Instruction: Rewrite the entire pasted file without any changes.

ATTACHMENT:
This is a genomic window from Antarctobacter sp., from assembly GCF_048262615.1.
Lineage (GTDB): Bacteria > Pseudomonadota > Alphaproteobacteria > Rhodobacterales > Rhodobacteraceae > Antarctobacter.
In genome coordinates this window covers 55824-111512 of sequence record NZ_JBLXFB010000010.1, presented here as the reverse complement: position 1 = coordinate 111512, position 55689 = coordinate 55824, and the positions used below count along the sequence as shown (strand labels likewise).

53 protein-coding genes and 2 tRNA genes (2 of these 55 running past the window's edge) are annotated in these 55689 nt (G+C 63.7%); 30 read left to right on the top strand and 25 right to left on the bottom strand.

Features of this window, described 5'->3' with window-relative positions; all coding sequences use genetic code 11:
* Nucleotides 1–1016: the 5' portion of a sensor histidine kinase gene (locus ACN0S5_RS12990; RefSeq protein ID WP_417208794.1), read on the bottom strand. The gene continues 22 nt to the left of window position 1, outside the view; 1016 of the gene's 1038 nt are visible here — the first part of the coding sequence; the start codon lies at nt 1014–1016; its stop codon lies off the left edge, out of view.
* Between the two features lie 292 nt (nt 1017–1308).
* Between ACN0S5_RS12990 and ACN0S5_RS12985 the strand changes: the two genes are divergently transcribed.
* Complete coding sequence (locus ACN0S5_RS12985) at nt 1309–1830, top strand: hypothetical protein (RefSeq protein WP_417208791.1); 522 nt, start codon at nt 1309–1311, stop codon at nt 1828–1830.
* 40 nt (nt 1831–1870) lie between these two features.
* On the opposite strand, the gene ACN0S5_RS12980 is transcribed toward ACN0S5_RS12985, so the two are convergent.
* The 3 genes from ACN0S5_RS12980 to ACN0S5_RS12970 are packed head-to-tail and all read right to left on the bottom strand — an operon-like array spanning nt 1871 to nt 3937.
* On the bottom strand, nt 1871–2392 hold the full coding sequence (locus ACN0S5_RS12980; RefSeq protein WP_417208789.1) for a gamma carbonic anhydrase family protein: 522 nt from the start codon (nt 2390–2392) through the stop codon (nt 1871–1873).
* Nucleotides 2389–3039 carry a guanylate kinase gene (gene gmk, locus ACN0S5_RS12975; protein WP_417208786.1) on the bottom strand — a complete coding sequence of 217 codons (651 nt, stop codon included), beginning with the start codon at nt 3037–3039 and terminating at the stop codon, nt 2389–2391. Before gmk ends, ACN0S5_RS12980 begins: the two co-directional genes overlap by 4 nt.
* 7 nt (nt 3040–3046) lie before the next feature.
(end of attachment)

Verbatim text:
This is a genomic window from Antarctobacter sp., from assembly GCF_048262615.1.
Lineage (GTDB): Bacteria > Pseudomonadota > Alphaproteobacteria > Rhodobacterales > Rhodobacteraceae > Antarctobacter.
In genome coordinates this window covers 55824-111512 of sequence record NZ_JBLXFB010000010.1, presented here as the reverse complement: position 1 = coordinate 111512, position 55689 = coordinate 55824, and the positions used below count along the sequence as shown (strand labels likewise).

53 protein-coding genes and 2 tRNA genes (2 of these 55 running past the window's edge) are annotated in these 55689 nt (G+C 63.7%); 30 read left to right on the top strand and 25 right to left on the bottom strand.

Features of this window, described 5'->3' with window-relative positions; all coding sequences use genetic code 11:
* Nucleotides 1–1016: the 5' portion of a sensor histidine kinase gene (locus ACN0S5_RS12990; RefSeq protein ID WP_417208794.1), read on the bottom strand. The gene continues 22 nt to the left of window position 1, outside the view; 1016 of the gene's 1038 nt are visible here — the first part of the coding sequence; the start codon lies at nt 1014–1016; its stop codon lies off the left edge, out of view.
* Between the two features lie 292 nt (nt 1017–1308).
* Between ACN0S5_RS12990 and ACN0S5_RS12985 the strand changes: the two genes are divergently transcribed.
* Complete coding sequence (locus ACN0S5_RS12985) at nt 1309–1830, top strand: hypothetical protein (RefSeq protein WP_417208791.1); 522 nt, start codon at nt 1309–1311, stop codon at nt 1828–1830.
* 40 nt (nt 1831–1870) lie between these two features.
* On the opposite strand, the gene ACN0S5_RS12980 is transcribed toward ACN0S5_RS12985, so the two are convergent.
* The 3 genes from ACN0S5_RS12980 to ACN0S5_RS12970 are packed head-to-tail and all read right to left on the bottom strand — an operon-like array spanning nt 1871 to nt 3937.
* On the bottom strand, nt 1871–2392 hold the full coding sequence (locus ACN0S5_RS12980; RefSeq protein WP_417208789.1) for a gamma carbonic anhydrase family protein: 522 nt from the start codon (nt 2390–2392) through the stop codon (nt 1871–1873).
* Nucleotides 2389–3039 carry a guanylate kinase gene (gene gmk, locus ACN0S5_RS12975; protein WP_417208786.1) on the bottom strand — a complete coding sequence of 217 codons (651 nt, stop codon included), beginning with the start codon at nt 3037–3039 and terminating at the stop codon, nt 2389–2391. Before gmk ends, ACN0S5_RS12980 begins: the two co-directional genes overlap by 4 nt.
* 7 nt (nt 3040–3046) lie before the next feature.